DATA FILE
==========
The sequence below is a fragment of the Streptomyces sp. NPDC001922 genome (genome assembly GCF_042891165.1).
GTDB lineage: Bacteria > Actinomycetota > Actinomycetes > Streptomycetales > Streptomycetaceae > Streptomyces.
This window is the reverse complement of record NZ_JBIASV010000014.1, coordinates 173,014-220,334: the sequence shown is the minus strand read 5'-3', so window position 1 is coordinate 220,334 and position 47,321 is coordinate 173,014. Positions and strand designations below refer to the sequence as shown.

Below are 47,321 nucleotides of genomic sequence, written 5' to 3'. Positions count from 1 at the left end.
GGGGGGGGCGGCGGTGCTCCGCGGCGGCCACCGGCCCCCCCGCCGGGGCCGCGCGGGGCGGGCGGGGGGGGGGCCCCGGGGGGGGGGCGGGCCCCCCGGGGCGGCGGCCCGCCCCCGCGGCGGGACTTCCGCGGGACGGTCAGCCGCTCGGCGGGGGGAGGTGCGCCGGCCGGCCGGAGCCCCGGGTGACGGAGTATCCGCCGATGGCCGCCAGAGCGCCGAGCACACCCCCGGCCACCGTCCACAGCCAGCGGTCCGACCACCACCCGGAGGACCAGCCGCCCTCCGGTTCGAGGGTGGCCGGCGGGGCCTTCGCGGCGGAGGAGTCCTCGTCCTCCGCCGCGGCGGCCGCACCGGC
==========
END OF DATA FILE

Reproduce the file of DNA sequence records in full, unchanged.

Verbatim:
The sequence below is a fragment of the Streptomyces sp. NPDC001922 genome (genome assembly GCF_042891165.1).
GTDB lineage: Bacteria > Actinomycetota > Actinomycetes > Streptomycetales > Streptomycetaceae > Streptomyces.
This window is the reverse complement of record NZ_JBIASV010000014.1, coordinates 173,014-220,334: the sequence shown is the minus strand read 5'-3', so window position 1 is coordinate 220,334 and position 47,321 is coordinate 173,014. Positions and strand designations below refer to the sequence as shown.

Below are 47,321 nucleotides of genomic sequence, written 5' to 3'. Positions count from 1 at the left end.
GGGGGGGGCGGCGGTGCTCCGCGGCGGCCACCGGCCCCCCCGCCGGGGCCGCGCGGGGCGGGCGGGGGGGGGGCCCCGGGGGGGGGGCGGGCCCCCCGGGGCGGCGGCCCGCCCCCGCGGCGGGACTTCCGCGGGACGGTCAGCCGCTCGGCGGGGGGAGGTGCGCCGGCCGGCCGGAGCCCCGGGTGACGGAGTATCCGCCGATGGCCGCCAGAGCGCCGAGCACACCCCCGGCCACCGTCCACAGCCAGCGGTCCGACCACCACCCGGAGGACCAGCCGCCCTCCGGTTCGAGGGTGGCCGGCGGGGCCTTCGCGGCGGAGGAGTCCTCGTCCTCCGCCGCGGCGGCCGCACCGGC